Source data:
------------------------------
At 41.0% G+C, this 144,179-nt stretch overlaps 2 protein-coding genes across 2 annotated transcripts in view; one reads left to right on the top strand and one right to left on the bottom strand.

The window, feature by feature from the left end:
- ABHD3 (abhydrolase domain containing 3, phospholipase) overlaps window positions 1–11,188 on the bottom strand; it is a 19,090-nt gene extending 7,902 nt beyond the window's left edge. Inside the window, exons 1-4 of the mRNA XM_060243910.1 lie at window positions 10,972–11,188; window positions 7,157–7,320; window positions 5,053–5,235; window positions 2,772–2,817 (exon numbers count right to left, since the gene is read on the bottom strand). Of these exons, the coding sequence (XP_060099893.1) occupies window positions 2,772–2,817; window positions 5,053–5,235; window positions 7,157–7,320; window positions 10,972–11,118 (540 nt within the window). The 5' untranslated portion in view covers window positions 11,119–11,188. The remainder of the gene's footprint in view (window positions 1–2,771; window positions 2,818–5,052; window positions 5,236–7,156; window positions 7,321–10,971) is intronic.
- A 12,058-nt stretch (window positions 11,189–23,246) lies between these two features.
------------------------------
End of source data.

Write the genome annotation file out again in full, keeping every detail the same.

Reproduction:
At 41.0% G+C, this 144,179-nt stretch overlaps 2 protein-coding genes across 2 annotated transcripts in view; one reads left to right on the top strand and one right to left on the bottom strand.

The window, feature by feature from the left end:
- ABHD3 (abhydrolase domain containing 3, phospholipase) overlaps window positions 1–11,188 on the bottom strand; it is a 19,090-nt gene extending 7,902 nt beyond the window's left edge. Inside the window, exons 1-4 of the mRNA XM_060243910.1 lie at window positions 10,972–11,188; window positions 7,157–7,320; window positions 5,053–5,235; window positions 2,772–2,817 (exon numbers count right to left, since the gene is read on the bottom strand). Of these exons, the coding sequence (XP_060099893.1) occupies window positions 2,772–2,817; window positions 5,053–5,235; window positions 7,157–7,320; window positions 10,972–11,118 (540 nt within the window). The 5' untranslated portion in view covers window positions 11,119–11,188. The remainder of the gene's footprint in view (window positions 1–2,771; window positions 2,818–5,052; window positions 5,236–7,156; window positions 7,321–10,971) is intronic.
- A 12,058-nt stretch (window positions 11,189–23,246) lies between these two features.